However, an insurance company that hires an attorney to represent its insured is in a unique position in relation to the resulting attorney-client relationship. Pursuant to the insurance contract, the insurer has a duty to defend its insured, and must compensate the attorney for his time in defense of his client. If the insured settles or has judgment imposed against him, the insurance contract ordinarily requires the insurer to pay the settlement or judgment. Many insurance contracts provide the insurer has a right to investigate and settle claims as a representative of its insured. Finally, the insurer's right to settle must be exercised in good faith, and that duty of good faith requires the insurer to act reasonably in protecting the insured from liability in excess of the policy limits. Tiger River Pine Co. v. Maryland Cas. Co., 163 S.C. 229, 234-35, 161 S.E. 491, 493-94 (1931).

         Because of the insurance company's unique position, we hold the answer to question one is yes, an insurer may bring a direct malpractice action against counsel hired to represent its insured. However, we will not place an attorney in a conflict between his client's interests and the interests of the insurer. Thus, the insurer may recover only for the attorney's breach of his duty to his client, when the insurer proves the breach is the proximate cause of damages to the insurer. If the interests of the client are the slightest bit inconsistent with the insurer's interests, there can be no liability of the attorney to the insurer, for we will not permit the attorney's duty to the client to be affected by the interests of the insurance company. Whether there is any inconsistency between the client's and the insurer's interests in the circumstances of an individual case is a question of law to be answered by the trial court.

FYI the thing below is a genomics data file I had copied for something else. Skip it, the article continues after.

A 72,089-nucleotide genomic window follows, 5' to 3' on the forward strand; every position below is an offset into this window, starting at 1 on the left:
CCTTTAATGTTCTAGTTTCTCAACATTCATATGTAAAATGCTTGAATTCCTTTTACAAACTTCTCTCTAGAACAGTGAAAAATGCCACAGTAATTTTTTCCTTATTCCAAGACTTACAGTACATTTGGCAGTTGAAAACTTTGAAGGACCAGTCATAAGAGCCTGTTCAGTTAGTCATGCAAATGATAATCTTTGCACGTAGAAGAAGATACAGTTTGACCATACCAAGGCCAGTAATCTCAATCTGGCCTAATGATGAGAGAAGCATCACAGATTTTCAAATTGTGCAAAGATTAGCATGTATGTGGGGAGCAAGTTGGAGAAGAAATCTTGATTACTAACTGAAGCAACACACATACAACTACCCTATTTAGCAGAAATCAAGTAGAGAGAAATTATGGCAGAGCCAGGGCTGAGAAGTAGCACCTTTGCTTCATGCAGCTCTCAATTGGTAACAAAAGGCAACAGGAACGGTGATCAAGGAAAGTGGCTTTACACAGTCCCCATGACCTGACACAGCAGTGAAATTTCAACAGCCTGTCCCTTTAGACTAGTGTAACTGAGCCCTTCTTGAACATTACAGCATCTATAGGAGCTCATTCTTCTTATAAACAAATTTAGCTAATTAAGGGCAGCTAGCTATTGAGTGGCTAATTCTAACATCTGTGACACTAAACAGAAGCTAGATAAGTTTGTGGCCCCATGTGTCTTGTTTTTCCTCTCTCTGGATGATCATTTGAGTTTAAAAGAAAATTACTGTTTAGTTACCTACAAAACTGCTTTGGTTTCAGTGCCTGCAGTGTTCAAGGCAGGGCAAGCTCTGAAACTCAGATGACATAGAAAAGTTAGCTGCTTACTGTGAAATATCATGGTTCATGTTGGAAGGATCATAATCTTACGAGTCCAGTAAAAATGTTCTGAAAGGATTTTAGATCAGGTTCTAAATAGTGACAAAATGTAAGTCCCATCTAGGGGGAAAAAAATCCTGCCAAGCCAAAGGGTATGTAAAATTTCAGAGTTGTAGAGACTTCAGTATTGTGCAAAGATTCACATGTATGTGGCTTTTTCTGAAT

Our decision is consistent with established policy. In Fabian v Lindsay, 410 S.C. 475, 491, 765 S.E.2d 132, 141 (2014), analyzing the individual circumstances of that case, we held an attorney can be liable for breach of duty resulting in damages to a third party We relied in part on our conclusion that not recognizing such liability "would improperly immunize this particular subset of attorneys from liability for their professional negligence" 410 S.C. at 490, 765 S.E.2d at 140; see also 410 S.C. at 493, 765 S.E.2d at 142 (Pleicones, J, concur ring in part and dissenting in part) (relying on "public policy considerations" to support his concurrence in the imposition of liability).

         The deterrent purpose of tort law is also served by our decision.

One reason for making a defendant liable in tort for injuries resulting from a breach of his duty is to prevent such injuries from occurring. Underlying this justification is the assumption that potential wrongdoers will avoid wrongful behavior if the benefits of that behavior are outweighed by the costs imposed by the payment of damages . . . .